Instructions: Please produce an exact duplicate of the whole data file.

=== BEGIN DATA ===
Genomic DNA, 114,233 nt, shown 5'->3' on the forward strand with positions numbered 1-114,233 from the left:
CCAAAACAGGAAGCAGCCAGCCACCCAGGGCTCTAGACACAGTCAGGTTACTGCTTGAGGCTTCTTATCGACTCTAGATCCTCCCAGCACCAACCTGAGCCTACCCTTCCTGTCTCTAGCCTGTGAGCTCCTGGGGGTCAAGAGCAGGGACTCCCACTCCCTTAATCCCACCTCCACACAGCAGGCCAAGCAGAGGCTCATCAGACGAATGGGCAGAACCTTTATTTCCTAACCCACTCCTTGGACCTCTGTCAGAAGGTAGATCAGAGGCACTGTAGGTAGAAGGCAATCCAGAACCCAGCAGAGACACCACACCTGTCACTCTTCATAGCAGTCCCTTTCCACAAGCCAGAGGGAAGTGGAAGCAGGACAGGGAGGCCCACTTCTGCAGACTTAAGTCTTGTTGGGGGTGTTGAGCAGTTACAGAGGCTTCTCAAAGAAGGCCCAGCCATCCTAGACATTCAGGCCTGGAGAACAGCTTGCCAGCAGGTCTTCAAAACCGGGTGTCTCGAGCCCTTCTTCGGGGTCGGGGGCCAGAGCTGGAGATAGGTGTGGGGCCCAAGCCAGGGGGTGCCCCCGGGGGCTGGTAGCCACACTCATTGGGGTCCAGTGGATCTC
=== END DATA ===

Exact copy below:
Genomic DNA, 114,233 nt, shown 5'->3' on the forward strand with positions numbered 1-114,233 from the left:
CCAAAACAGGAAGCAGCCAGCCACCCAGGGCTCTAGACACAGTCAGGTTACTGCTTGAGGCTTCTTATCGACTCTAGATCCTCCCAGCACCAACCTGAGCCTACCCTTCCTGTCTCTAGCCTGTGAGCTCCTGGGGGTCAAGAGCAGGGACTCCCACTCCCTTAATCCCACCTCCACACAGCAGGCCAAGCAGAGGCTCATCAGACGAATGGGCAGAACCTTTATTTCCTAACCCACTCCTTGGACCTCTGTCAGAAGGTAGATCAGAGGCACTGTAGGTAGAAGGCAATCCAGAACCCAGCAGAGACACCACACCTGTCACTCTTCATAGCAGTCCCTTTCCACAAGCCAGAGGGAAGTGGAAGCAGGACAGGGAGGCCCACTTCTGCAGACTTAAGTCTTGTTGGGGGTGTTGAGCAGTTACAGAGGCTTCTCAAAGAAGGCCCAGCCATCCTAGACATTCAGGCCTGGAGAACAGCTTGCCAGCAGGTCTTCAAAACCGGGTGTCTCGAGCCCTTCTTCGGGGTCGGGGGCCAGAGCTGGAGATAGGTGTGGGGCCCAAGCCAGGGGGTGCCCCCGGGGGCTGGTAGCCACACTCATTGGGGTCCAGTGGATCTC